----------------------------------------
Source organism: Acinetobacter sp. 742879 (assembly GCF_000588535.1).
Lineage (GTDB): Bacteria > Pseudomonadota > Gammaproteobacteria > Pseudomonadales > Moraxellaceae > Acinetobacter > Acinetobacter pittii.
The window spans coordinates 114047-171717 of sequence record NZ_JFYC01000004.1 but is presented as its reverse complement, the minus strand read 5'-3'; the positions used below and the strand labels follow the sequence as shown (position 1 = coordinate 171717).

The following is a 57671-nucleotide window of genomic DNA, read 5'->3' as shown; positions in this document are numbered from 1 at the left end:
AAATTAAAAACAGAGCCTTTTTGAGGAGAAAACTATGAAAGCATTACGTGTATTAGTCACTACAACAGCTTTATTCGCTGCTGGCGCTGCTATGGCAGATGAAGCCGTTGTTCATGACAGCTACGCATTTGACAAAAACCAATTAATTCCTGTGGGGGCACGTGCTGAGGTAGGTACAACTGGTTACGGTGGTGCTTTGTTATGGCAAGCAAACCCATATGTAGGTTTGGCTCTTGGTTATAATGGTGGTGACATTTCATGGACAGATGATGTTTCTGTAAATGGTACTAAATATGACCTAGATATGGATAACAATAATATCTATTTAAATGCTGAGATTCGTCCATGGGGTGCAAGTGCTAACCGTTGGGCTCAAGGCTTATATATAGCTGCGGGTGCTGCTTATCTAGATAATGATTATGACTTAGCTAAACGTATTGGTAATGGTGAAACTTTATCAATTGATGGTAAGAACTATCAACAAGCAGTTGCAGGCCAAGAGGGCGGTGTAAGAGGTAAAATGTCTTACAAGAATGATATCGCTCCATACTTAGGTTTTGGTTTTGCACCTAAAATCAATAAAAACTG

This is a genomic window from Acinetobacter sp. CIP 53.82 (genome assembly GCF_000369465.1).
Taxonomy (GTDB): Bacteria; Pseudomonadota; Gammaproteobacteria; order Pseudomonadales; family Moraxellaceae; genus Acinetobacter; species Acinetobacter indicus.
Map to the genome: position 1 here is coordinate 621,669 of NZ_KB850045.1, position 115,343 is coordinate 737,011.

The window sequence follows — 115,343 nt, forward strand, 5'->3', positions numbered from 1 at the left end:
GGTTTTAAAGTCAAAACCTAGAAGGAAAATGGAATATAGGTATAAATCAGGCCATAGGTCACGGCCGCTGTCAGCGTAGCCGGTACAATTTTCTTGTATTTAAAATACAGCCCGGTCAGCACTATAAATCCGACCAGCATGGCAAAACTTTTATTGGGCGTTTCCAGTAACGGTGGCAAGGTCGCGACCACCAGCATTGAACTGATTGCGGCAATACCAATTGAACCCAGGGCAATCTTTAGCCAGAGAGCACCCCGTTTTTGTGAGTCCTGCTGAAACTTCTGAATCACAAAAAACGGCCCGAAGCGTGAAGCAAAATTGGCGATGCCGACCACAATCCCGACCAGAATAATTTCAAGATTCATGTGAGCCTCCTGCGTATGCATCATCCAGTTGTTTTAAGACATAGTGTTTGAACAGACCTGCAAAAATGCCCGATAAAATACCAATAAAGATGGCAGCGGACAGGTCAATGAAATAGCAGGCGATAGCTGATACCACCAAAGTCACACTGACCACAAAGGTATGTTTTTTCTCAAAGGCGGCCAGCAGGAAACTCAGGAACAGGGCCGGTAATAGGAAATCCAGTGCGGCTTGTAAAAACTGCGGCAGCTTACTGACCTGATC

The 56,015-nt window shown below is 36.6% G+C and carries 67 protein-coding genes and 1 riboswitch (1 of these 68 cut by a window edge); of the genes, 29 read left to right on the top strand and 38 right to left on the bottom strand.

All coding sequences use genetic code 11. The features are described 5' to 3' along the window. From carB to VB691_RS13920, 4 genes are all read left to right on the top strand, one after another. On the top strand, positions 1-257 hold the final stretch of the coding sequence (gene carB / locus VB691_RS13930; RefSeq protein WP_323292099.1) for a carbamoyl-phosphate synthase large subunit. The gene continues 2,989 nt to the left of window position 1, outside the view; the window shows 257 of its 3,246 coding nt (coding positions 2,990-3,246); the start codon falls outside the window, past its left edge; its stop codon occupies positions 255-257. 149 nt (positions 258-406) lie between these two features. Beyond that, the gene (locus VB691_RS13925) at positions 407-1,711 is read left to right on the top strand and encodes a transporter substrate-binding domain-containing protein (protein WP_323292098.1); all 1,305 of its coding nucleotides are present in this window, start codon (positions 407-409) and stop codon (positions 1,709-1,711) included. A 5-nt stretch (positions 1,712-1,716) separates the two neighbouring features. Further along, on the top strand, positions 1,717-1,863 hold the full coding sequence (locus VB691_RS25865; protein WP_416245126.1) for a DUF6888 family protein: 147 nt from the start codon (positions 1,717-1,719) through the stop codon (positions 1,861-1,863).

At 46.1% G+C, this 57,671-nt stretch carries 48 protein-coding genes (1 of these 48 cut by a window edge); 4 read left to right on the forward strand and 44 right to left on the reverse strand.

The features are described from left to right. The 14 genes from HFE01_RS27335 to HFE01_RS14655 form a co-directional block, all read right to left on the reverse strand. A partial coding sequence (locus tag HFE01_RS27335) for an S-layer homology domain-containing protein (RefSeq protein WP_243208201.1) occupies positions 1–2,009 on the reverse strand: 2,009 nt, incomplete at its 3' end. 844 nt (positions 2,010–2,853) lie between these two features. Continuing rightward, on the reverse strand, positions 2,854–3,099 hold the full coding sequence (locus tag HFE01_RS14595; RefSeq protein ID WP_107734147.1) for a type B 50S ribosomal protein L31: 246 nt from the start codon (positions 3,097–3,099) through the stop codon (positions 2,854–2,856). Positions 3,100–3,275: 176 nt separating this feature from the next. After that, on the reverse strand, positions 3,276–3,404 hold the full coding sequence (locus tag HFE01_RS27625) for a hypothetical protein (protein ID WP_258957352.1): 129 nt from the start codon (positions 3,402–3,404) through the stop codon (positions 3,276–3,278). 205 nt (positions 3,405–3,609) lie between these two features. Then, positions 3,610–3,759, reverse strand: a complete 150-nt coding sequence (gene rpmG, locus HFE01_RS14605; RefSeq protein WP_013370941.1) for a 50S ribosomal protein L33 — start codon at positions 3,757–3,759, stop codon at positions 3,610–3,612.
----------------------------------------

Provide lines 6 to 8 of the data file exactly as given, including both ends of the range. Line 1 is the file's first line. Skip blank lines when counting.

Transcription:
This is a genomic window from Acinetobacter sp. CIP 53.82 (genome assembly GCF_000369465.1).
Taxonomy (GTDB): Bacteria; Pseudomonadota; Gammaproteobacteria; order Pseudomonadales; family Moraxellaceae; genus Acinetobacter; species Acinetobacter indicus.
Map to the genome: position 1 here is coordinate 621,669 of NZ_KB850045.1, position 115,343 is coordinate 737,011.